By Mehr F Husain
25 July, 2014
THE people. It's always been about the people. Saving them from tyrants, restoring their rights, relieving them of burdens, working for them and most of all, letting them steer their own ship. Democracy was the much chanted mantra and the much longed for system. The idea in the 2013 election was to have a system that could tackle the two most dominant issues, religion and development.
So it came in the form of the conservative PML N headed by Prime Minister Nawaz Sharif; but instead, the entire system is being hounded by criticism over its legitimacy and tainted by war. It is typical of a hopeful political party to make big promises to ' fix' problems during a campaign – but it is necessary to act upon them when in power.
Except that in Pakistan, each problem tends to affect the country on every level — economic, social, political, ethnic, religious making it difficult to resolve anything without it disrupting something else.
For example, the war against terrorism taking place in North Waziristan. Amidst peace talks, airstrikes commenced to strong-arm the Taliban into line and then unofficially the war began. Prior to this, concessions were made, such as pursuing talks even when the State's offer was continuously splattered by the blood of innocents during the ' ceasefire'. The dependence on the military to abide by the state was meant to be a continuation of the preservation of democracy as a political system and to prove to the militants that they were the isolated anti- democratic ones.
But then came in critics with the ethnicity card — if preserving democracy was the issue of the hour, what about the people in Balochistan? If war was to be pursued, why not start in Punjab? Why wasn’t war announced when the Shias in Hazara protested by refusing to bury their dead — did they not matter at the time? Tied to war was the question of whether the State could afford one, given the dismal state of the economy? Socially, civil society was caught up battling itself by debating the war, which obviously led the top leadership to be stuck in a royal mess with the people fighting it out amongst themselves and the military pressing for action.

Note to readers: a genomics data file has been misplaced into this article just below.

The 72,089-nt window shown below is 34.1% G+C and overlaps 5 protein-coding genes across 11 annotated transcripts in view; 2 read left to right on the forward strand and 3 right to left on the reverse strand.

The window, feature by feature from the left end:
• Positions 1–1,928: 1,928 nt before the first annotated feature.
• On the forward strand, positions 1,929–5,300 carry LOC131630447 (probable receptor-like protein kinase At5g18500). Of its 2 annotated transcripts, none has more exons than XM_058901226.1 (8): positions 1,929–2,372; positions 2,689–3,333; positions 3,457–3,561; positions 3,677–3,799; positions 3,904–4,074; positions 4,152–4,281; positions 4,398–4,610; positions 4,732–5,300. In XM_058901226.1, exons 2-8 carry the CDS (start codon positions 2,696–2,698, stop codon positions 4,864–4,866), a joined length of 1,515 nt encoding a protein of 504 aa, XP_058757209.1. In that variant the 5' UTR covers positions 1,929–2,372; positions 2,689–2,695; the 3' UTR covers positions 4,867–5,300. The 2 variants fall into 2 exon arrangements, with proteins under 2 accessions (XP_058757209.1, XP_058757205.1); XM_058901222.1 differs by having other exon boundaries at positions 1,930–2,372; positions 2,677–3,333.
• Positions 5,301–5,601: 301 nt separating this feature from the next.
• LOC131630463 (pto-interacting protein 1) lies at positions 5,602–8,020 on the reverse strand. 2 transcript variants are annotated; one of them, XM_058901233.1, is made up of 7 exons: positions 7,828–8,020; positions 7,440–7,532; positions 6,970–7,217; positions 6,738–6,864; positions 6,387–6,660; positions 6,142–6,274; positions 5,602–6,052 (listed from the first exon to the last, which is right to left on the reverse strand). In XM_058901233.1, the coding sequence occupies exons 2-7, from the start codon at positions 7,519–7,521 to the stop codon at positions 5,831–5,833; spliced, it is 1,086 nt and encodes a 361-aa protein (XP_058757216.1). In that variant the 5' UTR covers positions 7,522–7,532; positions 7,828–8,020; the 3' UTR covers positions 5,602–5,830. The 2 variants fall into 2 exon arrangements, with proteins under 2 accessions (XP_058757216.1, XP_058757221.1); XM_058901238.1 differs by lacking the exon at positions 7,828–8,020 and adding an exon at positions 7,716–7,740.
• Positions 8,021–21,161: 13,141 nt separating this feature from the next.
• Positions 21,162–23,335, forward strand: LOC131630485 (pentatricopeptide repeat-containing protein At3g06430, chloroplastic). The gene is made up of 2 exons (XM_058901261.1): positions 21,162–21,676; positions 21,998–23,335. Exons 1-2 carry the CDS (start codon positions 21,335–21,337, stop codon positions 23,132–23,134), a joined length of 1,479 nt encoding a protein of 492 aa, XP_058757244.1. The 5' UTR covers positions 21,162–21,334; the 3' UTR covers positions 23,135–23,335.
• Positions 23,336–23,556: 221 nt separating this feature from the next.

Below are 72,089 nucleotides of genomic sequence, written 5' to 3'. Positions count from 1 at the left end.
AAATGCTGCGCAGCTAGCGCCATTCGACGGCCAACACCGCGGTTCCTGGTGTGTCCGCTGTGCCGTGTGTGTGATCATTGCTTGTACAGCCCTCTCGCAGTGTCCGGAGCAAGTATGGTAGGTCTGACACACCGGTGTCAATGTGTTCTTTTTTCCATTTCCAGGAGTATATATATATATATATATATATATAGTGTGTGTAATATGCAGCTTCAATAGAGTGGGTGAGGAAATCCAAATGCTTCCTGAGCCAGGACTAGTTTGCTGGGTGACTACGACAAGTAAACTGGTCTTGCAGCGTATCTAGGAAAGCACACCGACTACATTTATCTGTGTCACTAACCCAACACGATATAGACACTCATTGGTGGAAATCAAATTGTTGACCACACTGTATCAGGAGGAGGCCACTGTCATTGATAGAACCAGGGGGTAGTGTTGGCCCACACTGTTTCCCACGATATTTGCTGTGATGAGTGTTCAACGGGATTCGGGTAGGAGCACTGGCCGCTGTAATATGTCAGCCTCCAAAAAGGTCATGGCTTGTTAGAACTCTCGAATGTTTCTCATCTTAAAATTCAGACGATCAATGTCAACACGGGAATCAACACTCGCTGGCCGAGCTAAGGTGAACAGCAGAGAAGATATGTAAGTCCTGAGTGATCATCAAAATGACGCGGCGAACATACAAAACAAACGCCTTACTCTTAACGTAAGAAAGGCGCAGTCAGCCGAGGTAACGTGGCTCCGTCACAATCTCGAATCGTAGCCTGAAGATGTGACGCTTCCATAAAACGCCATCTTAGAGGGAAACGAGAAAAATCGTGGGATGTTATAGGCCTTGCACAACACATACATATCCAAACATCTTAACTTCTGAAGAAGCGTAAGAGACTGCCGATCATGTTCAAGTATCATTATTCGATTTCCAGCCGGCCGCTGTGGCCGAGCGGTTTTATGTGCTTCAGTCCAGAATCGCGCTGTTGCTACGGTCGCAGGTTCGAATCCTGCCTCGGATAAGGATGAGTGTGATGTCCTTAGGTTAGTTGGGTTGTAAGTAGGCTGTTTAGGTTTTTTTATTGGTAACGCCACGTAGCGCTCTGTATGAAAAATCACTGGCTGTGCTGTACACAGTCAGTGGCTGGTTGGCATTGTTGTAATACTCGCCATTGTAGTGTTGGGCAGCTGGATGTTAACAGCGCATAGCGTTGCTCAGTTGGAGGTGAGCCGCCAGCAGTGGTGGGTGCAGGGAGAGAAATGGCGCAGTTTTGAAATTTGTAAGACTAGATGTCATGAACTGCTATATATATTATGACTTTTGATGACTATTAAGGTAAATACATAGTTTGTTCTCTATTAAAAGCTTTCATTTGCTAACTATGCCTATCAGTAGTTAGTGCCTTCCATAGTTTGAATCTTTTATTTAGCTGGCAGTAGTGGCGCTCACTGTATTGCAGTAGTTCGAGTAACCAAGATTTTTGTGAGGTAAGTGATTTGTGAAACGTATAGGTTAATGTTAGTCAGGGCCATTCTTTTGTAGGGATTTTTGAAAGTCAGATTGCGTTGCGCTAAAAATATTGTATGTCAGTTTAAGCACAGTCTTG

Now with the strongest opponent in the form of Imran Khan holding the state to account for a war he never supported in the first place as well as questioning their legitimacy, the system is slowly being unravelled. Thousands of Internally Displaced People ( IDP's) who have coldly been referred to as ' Internally Disowned People' and the continuous questioning of how the voters' choice was manipulated have combined to create an all too familiar feeling that the trusted relationship between the state and the people has been broken.
Whether it is a dictatorship or a democracy, the complaint is the life of common man has not been improved. In the government's case, the problem seems to be that the very same party that came to power did so on a promise to resolve the terrorism crisis by pursuing a peaceful path. This implied that the people of Pakistan would be free of terrorism and those affected most by the Taliban, such as the people of North Waziristan would be cleansed of the infestation by militants.
After all, North Waziristan is where the people led suffocated lives while the Taliban resided in their region. These are the women who had to marry and produce Taliban militant's children. These are the men who are pointed at and accused of harbouring militants in their land. But talks failed and war commenced.
Now, the KPK province where the IDPs are whining about them not being a provincial problem but a federal one; the military who was sent in to liberate them is being accused of causing civilian casualties; civil society is torn between crying for them or arguing to keep them out; economically, there is a big question on the rehabilitation program and its cost; ethnically, the issue remains that it's always non- Punjabis who pay the price; and all other minorities still live in fear despite the war that is meant to give the people ' freedom'. And as war affects the country at every level, the State grapples with accusations that its actions don’t just go against its promise but are allegedly causing another generation of militants — children of war — to breed; and uninvitingly fuelling the opinion that perhaps another system apart from democracy could serve the people better.
Mehr F Husain is a columnist in Lahore